Recently, a federal district court in San Antonio dismissed a claimant’s claims for breach of the duty of good faith and fair dealing and violations of Chapter 541 of the Texas Insurance Code and the Texas Deceptive Trade Practices Act (DTPA) upon request by the insurer, agreeing that a bona fide coverage dispute existed that precluded the alleged bad faith claims. Keller v. State Farm Lloyds, SA-21-CV-00205-JKP, 2022 WL 16556647 (W.D. of Tex.—San Antonio Oct. 31, 2022).

After summarily overruling the claimant’s objections to the evidence presented by the insurer (consisting of a copy of the claims file and an affidavit from the Claims Manager), the Court detailed what State Farm’s undisputed evidence revealed:

Macklin Keller filed a claim with State Farm Lloyds (State Farm) for coverage benefits after a hailstorm hit his property, alleging that the storm damaged his roof and created water leaks and consequent interior damage and sending State Farm a roof repair estimate from contractor that stated the entire roof needed replacing. Thereafter, State Farm’s adjuster contacted Keller’s contractor, who told the adjuster that his estimate considered foot traffic from previous repairs and an incorrect prior roof installation as contributing to the need for a new roof.

Within a month, State Farm had the roof inspected. The inspection revealed hail damage to laminate roofing materials covering the porch, but not to the concrete tiles. Instead, the inspector found that the damage to the concrete tiles resulted from potential foot traffic from previous roof repairs. The inspector also noted the interior water damage and provided an estimate to the adjuster.

State Farm’s adjuster reviewed the estimate, revised it, and forwarded it to management to issue payment for the covered roof repairs and interior water mitigation. That same day, the adjuster explained the results of the inspection and the subsequent estimate to Keller, as well as the need for further inspection of the roof and interior to determine the extent and source of the damage.

A virtual inspection occurred less than a month later by the adjuster, who concluded that the damage to the laminate roof over the porch appeared to be from multiple prior storms and due to rot, deterioration, and delamination. Another adjuster took over the claim for State Farm a few days later.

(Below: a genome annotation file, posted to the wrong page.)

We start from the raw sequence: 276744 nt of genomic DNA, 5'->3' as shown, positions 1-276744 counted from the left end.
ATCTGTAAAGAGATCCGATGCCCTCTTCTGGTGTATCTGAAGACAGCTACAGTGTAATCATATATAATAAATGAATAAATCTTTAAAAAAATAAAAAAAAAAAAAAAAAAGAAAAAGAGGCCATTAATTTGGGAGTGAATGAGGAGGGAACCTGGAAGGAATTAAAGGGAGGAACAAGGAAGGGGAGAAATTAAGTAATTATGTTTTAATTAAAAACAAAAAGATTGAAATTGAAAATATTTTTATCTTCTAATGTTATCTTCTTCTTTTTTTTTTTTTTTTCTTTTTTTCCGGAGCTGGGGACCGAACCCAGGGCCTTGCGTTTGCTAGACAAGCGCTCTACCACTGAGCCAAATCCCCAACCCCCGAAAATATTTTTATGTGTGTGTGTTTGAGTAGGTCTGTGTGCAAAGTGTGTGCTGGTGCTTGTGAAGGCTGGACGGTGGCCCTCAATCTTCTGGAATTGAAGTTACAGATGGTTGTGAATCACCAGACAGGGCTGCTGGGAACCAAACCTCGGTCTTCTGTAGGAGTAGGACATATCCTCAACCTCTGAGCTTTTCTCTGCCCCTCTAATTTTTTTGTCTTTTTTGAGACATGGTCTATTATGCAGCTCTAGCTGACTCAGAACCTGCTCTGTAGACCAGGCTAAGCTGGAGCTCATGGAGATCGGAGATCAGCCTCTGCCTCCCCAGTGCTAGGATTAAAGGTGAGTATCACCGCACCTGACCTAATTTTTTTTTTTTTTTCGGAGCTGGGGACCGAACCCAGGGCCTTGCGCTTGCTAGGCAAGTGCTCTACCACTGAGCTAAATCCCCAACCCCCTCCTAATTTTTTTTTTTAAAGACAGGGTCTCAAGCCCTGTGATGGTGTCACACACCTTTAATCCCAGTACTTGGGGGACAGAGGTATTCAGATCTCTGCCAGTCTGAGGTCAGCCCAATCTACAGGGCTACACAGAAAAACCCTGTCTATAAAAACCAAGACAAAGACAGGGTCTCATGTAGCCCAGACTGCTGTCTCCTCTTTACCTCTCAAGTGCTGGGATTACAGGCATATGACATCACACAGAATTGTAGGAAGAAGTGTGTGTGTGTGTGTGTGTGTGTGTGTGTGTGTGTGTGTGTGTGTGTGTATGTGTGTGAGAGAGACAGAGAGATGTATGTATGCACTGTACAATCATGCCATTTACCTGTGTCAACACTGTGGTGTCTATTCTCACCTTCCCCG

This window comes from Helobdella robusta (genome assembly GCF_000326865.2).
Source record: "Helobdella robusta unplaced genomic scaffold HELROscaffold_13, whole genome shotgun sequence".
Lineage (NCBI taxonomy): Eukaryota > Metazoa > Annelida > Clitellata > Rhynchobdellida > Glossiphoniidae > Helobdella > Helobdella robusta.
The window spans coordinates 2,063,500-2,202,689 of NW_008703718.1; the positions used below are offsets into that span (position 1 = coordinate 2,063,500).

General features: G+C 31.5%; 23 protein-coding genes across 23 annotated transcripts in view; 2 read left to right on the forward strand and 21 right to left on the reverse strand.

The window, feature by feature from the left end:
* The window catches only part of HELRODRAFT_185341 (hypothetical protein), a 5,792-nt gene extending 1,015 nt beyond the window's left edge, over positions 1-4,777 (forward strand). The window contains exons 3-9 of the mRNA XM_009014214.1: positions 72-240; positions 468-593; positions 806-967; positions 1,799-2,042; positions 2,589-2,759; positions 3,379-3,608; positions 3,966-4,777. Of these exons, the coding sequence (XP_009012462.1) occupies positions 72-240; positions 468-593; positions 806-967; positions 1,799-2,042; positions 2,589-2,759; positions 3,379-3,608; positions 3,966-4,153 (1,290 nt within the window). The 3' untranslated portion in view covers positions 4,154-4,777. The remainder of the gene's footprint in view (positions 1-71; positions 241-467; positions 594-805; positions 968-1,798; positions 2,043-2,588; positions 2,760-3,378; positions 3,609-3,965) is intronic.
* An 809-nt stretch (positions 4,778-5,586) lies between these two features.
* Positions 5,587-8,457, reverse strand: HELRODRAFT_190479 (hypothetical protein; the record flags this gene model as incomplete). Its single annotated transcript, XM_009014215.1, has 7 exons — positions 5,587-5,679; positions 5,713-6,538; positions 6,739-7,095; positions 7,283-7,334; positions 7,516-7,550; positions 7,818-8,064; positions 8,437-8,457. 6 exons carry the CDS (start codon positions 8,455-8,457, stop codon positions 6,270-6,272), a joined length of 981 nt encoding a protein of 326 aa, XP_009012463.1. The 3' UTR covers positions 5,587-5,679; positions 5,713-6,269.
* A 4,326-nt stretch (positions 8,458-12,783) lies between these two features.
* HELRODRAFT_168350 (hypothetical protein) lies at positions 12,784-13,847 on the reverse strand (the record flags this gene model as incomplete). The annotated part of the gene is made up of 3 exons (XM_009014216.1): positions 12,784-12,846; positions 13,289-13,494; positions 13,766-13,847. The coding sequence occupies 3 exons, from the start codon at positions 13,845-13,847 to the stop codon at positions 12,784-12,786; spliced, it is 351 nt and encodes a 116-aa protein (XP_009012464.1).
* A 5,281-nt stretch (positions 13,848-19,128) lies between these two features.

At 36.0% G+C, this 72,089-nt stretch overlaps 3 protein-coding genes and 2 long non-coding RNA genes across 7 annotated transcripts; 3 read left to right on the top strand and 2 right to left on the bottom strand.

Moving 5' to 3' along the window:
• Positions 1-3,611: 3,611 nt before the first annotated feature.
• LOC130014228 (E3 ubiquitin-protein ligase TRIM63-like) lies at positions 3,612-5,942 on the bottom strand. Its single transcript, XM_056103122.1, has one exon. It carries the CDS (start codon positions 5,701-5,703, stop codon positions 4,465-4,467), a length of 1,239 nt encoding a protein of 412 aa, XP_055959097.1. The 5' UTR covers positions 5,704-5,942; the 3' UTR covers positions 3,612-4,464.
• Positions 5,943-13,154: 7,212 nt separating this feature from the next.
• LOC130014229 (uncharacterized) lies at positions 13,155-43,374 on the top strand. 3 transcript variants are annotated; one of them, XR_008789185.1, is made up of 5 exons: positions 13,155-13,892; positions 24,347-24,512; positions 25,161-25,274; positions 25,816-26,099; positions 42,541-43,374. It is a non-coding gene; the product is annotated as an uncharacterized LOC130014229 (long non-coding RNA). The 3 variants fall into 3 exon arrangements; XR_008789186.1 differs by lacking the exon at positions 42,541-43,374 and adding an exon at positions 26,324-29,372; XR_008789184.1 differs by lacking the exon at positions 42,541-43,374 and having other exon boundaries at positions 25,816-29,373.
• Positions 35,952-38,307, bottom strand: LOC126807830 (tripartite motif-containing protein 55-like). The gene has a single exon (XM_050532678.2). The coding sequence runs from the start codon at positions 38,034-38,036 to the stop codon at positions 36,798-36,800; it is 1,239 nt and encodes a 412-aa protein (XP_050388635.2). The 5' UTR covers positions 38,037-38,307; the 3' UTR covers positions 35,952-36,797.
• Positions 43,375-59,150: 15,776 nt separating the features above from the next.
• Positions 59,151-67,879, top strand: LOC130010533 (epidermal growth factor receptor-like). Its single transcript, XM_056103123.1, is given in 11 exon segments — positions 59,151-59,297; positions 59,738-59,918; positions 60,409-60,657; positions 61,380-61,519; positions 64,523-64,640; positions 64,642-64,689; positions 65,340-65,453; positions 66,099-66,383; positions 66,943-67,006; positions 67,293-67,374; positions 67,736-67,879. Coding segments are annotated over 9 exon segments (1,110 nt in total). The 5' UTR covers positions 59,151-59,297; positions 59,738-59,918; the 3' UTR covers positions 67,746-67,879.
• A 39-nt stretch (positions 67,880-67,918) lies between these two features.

The new adjuster noted a prior insurance claim from 2014 on the same property that showed overlaps on roof repairs not being completed and the need for verification of hail damage to the roof. The new adjuster then met with Keller’s independent adjuster, reinspected the roof with him, claimed to have found wear and tear damage and damages tiles from foot traffic on the roof, and determined further review was necessary to ascertain whether the damage was related to the subject hailstorm.

The Claims Manager reviewed the new adjuster’s report and determined the need to hire an engineer to determine whether and to what extent any hail damage existed on the roof and whether such damage was related to the hailstorm. The Claims Manager also approved a reservations of rights letter mailed to Keller and Keller’s independent adjuster explaining the need for the engineer’s inspection. Keller and his independent adjuster subsequently sent State Farm an estimate for a total roof replacement.

Within a few weeks, Keller’s property was inspected by an engineer retained by State Farm. The engineer concluded that the damage to the concrete tiles did not occur as a result of the subject hailstorm. Although the engineer stated that several of the tiles could have been displaced by the hailstorm, she added that a contributing factor to the displacement was the improper installation and deterioration of the fascia board. The engineer further concluded that the home had cosmetic damage to the roof due to historic events and other damage was the result of age-related deterioration, thermal expansion, quality of installation, and previous foot traffic and maintenance activity. Finally, the engineer stated that the rotted plywood roof deck indicated water intrusion of over time, prior to the reported hailstorm.

Based on its investigation, State Farm issued a partial denial letter to Keller stating that the cost to repair and replace the covered damage was less than the applicable deductible and, therefore, no payment would be made. State Farm closed the file.

Upon review of this undisputed evidence, the Court held that State Farm had conducted a reasonable and objective investigation to determine the extent and cause of the damage and promptly and objectively investigated Keller’s claim before denying it. As a result, the Court held that State Farm adequately met its burden of showing the basis of Keller’s action resulted from a bona fide coverage dispute, which does not rise to liability for a bad faith claim. The Court also noted that Keller did not present evidence to show that State Farms inspector’s report, the adjusters’ conclusions and estimates, or the engineer’s report were not objectively prepared or were prepared with an outcome-oriented approach. Rather, the evidence demonstrated only that Keller disagreed with State Farm’s conclusions and its denial of liability, and Keller’s disagreement, alone, was not sufficient to raise a genuine dispute over whether State Farm acted in bad faith. Thus, the Court held that, at the time State Farm reviewed, investigated, and denied Keller’s claim, it had a reasonable basis for doing so as a matter of law.

Because Keller’s claims for alleged violations of Chapter 541 of the Texas Insurance Code and the Texas DTPA required a showing of bad faith as a predicate and because the Court found that State Farm had a reasonable basis for denial of the claim and therefore did not act in bad faith, the Court summarily dismissed those claims as well.

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